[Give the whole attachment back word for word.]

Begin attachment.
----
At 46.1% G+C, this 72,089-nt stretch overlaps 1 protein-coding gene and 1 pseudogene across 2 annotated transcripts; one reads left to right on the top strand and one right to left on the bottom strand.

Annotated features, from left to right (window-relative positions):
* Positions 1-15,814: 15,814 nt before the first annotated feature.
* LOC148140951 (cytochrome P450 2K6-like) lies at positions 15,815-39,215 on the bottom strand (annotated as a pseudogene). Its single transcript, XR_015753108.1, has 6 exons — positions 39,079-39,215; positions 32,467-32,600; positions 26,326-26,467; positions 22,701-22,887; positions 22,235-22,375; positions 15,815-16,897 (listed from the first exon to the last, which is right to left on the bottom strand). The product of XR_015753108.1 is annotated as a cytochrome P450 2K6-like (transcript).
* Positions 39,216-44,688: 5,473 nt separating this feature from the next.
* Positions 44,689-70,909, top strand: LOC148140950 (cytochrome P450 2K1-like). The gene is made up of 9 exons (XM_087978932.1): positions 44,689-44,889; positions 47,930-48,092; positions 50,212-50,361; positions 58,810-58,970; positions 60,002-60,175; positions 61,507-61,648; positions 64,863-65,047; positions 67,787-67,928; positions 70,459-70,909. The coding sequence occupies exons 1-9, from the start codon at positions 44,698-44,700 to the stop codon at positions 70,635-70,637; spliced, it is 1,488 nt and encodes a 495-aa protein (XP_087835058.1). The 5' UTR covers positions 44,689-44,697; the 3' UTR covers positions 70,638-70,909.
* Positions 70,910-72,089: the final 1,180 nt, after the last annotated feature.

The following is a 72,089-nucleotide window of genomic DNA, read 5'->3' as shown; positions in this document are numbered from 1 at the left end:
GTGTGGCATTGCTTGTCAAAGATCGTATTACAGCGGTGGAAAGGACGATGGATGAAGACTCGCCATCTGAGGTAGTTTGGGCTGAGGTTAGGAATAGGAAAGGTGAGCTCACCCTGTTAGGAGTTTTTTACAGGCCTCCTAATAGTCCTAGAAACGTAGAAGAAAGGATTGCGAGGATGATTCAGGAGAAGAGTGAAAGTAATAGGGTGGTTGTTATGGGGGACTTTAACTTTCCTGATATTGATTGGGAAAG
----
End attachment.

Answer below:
At 46.1% G+C, this 72,089-nt stretch overlaps 1 protein-coding gene and 1 pseudogene across 2 annotated transcripts; one reads left to right on the top strand and one right to left on the bottom strand.

Annotated features, from left to right (window-relative positions):
* Positions 1-15,814: 15,814 nt before the first annotated feature.
* LOC148140951 (cytochrome P450 2K6-like) lies at positions 15,815-39,215 on the bottom strand (annotated as a pseudogene). Its single transcript, XR_015753108.1, has 6 exons — positions 39,079-39,215; positions 32,467-32,600; positions 26,326-26,467; positions 22,701-22,887; positions 22,235-22,375; positions 15,815-16,897 (listed from the first exon to the last, which is right to left on the bottom strand). The product of XR_015753108.1 is annotated as a cytochrome P450 2K6-like (transcript).
* Positions 39,216-44,688: 5,473 nt separating this feature from the next.
* Positions 44,689-70,909, top strand: LOC148140950 (cytochrome P450 2K1-like). The gene is made up of 9 exons (XM_087978932.1): positions 44,689-44,889; positions 47,930-48,092; positions 50,212-50,361; positions 58,810-58,970; positions 60,002-60,175; positions 61,507-61,648; positions 64,863-65,047; positions 67,787-67,928; positions 70,459-70,909. The coding sequence occupies exons 1-9, from the start codon at positions 44,698-44,700 to the stop codon at positions 70,635-70,637; spliced, it is 1,488 nt and encodes a 495-aa protein (XP_087835058.1). The 5' UTR covers positions 44,689-44,697; the 3' UTR covers positions 70,638-70,909.
* Positions 70,910-72,089: the final 1,180 nt, after the last annotated feature.

The following is a 72,089-nucleotide window of genomic DNA, read 5'->3' as shown; positions in this document are numbered from 1 at the left end:
GTGTGGCATTGCTTGTCAAAGATCGTATTACAGCGGTGGAAAGGACGATGGATGAAGACTCGCCATCTGAGGTAGTTTGGGCTGAGGTTAGGAATAGGAAAGGTGAGCTCACCCTGTTAGGAGTTTTTTACAGGCCTCCTAATAGTCCTAGAAACGTAGAAGAAAGGATTGCGAGGATGATTCAGGAGAAGAGTGAAAGTAATAGGGTGGTTGTTATGGGGGACTTTAACTTTCCTGATATTGATTGGGAAAG